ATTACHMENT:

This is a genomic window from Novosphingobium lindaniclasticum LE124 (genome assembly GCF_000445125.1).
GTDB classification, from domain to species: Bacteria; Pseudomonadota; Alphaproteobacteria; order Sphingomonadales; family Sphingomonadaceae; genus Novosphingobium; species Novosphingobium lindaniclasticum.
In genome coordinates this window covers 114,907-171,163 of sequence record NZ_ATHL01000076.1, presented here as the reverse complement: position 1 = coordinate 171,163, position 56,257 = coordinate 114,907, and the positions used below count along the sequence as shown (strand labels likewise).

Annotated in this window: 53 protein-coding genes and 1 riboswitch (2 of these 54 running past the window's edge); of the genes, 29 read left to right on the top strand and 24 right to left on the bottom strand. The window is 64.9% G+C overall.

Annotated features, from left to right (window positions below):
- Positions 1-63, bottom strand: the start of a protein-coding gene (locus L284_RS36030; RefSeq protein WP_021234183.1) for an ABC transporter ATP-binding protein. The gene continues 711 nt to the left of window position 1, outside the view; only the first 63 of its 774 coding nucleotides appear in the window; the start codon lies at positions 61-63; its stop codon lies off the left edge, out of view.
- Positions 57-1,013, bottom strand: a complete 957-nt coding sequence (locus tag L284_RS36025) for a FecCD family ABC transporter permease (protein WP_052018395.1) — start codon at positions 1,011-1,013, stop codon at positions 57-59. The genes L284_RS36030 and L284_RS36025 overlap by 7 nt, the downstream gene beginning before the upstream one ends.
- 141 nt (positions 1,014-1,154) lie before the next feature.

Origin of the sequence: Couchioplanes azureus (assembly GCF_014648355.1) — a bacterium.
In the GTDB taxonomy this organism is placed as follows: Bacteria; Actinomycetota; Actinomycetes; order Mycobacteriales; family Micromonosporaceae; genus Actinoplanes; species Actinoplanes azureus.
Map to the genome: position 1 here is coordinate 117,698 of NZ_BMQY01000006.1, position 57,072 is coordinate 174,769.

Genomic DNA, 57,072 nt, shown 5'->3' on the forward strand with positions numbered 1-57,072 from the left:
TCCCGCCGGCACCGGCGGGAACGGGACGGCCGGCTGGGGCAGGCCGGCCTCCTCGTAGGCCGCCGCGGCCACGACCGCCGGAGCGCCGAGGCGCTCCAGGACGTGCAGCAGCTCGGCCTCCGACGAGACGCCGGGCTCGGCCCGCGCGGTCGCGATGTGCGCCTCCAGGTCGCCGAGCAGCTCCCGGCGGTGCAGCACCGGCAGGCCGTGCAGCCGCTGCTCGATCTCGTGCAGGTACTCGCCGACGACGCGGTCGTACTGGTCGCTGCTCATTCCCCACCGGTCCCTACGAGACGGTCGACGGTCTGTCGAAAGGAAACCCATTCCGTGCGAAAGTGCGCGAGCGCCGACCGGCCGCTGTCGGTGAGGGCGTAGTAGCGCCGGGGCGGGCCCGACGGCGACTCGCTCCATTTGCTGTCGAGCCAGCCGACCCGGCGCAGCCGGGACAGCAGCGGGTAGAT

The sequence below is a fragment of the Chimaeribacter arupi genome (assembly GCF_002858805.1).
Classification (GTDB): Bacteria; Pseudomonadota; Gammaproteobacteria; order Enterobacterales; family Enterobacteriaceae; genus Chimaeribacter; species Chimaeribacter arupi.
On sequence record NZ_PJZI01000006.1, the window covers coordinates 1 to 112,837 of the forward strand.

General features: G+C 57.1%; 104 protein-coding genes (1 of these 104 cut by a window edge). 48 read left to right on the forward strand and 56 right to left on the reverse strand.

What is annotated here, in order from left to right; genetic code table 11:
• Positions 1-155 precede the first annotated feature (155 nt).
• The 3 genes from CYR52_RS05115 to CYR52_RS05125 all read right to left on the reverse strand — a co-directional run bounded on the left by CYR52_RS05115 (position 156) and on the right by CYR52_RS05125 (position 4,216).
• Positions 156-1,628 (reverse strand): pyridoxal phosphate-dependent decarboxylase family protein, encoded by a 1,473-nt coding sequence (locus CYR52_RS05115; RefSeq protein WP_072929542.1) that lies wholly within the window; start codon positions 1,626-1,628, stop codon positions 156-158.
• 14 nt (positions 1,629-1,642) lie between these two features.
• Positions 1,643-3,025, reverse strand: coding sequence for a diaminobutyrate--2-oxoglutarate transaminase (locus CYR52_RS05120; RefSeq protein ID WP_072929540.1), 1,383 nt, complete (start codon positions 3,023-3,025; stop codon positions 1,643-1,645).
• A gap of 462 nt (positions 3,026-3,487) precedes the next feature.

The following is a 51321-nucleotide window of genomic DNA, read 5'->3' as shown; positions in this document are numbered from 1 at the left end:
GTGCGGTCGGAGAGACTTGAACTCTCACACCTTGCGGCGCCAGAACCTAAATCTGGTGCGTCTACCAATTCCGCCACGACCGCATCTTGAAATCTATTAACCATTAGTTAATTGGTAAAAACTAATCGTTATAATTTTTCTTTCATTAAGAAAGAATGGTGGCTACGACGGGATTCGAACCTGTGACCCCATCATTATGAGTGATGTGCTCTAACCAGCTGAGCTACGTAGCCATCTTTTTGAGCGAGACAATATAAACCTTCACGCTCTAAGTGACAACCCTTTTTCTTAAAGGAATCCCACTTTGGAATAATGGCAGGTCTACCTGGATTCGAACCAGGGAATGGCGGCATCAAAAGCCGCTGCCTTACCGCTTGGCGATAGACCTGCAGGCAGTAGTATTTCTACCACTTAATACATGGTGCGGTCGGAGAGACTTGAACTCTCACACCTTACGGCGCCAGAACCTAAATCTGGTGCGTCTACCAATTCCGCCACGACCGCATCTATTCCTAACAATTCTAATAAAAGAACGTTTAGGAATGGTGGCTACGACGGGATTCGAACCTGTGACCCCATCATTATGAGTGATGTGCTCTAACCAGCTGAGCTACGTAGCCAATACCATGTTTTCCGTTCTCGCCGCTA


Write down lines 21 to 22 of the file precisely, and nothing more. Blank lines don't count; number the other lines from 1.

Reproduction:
• Positions 156-1,628 (reverse strand): pyridoxal phosphate-dependent decarboxylase family protein, encoded by a 1,473-nt coding sequence (locus CYR52_RS05115; RefSeq protein WP_072929542.1) that lies wholly within the window; start codon positions 1,626-1,628, stop codon positions 156-158.
• 14 nt (positions 1,629-1,642) lie between these two features.